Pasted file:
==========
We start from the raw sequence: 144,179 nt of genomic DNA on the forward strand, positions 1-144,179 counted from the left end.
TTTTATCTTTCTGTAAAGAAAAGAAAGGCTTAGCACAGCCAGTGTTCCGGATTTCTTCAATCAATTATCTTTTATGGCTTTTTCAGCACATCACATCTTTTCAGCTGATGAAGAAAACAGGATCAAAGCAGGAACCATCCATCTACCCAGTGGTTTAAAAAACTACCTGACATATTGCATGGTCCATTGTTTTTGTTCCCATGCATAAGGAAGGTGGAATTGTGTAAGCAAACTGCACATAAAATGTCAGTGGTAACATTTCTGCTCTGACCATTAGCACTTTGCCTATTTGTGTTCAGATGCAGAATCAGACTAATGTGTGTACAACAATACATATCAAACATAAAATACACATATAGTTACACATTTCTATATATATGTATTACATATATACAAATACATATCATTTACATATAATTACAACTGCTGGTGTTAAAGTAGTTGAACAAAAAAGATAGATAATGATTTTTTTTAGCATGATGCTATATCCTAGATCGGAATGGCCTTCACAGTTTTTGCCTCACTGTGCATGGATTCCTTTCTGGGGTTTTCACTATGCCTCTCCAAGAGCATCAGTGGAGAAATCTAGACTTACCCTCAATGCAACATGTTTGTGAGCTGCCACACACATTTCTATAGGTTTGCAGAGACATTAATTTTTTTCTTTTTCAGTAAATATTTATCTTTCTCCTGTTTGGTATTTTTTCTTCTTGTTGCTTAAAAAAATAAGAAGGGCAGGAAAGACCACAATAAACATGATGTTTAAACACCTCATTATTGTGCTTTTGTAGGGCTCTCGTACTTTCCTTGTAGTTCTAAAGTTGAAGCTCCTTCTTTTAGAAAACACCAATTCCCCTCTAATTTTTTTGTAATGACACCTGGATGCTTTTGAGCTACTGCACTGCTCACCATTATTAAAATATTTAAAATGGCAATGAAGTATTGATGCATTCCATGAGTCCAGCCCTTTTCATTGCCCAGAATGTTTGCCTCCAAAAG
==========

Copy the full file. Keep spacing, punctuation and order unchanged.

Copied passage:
We start from the raw sequence: 144,179 nt of genomic DNA on the forward strand, positions 1-144,179 counted from the left end.
TTTTATCTTTCTGTAAAGAAAAGAAAGGCTTAGCACAGCCAGTGTTCCGGATTTCTTCAATCAATTATCTTTTATGGCTTTTTCAGCACATCACATCTTTTCAGCTGATGAAGAAAACAGGATCAAAGCAGGAACCATCCATCTACCCAGTGGTTTAAAAAACTACCTGACATATTGCATGGTCCATTGTTTTTGTTCCCATGCATAAGGAAGGTGGAATTGTGTAAGCAAACTGCACATAAAATGTCAGTGGTAACATTTCTGCTCTGACCATTAGCACTTTGCCTATTTGTGTTCAGATGCAGAATCAGACTAATGTGTGTACAACAATACATATCAAACATAAAATACACATATAGTTACACATTTCTATATATATGTATTACATATATACAAATACATATCATTTACATATAATTACAACTGCTGGTGTTAAAGTAGTTGAACAAAAAAGATAGATAATGATTTTTTTTAGCATGATGCTATATCCTAGATCGGAATGGCCTTCACAGTTTTTGCCTCACTGTGCATGGATTCCTTTCTGGGGTTTTCACTATGCCTCTCCAAGAGCATCAGTGGAGAAATCTAGACTTACCCTCAATGCAACATGTTTGTGAGCTGCCACACACATTTCTATAGGTTTGCAGAGACATTAATTTTTTTCTTTTTCAGTAAATATTTATCTTTCTCCTGTTTGGTATTTTTTCTTCTTGTTGCTTAAAAAAATAAGAAGGGCAGGAAAGACCACAATAAACATGATGTTTAAACACCTCATTATTGTGCTTTTGTAGGGCTCTCGTACTTTCCTTGTAGTTCTAAAGTTGAAGCTCCTTCTTTTAGAAAACACCAATTCCCCTCTAATTTTTTTGTAATGACACCTGGATGCTTTTGAGCTACTGCACTGCTCACCATTATTAAAATATTTAAAATGGCAATGAAGTATTGATGCATTCCATGAGTCCAGCCCTTTTCATTGCCCAGAATGTTTGCCTCCAAAAG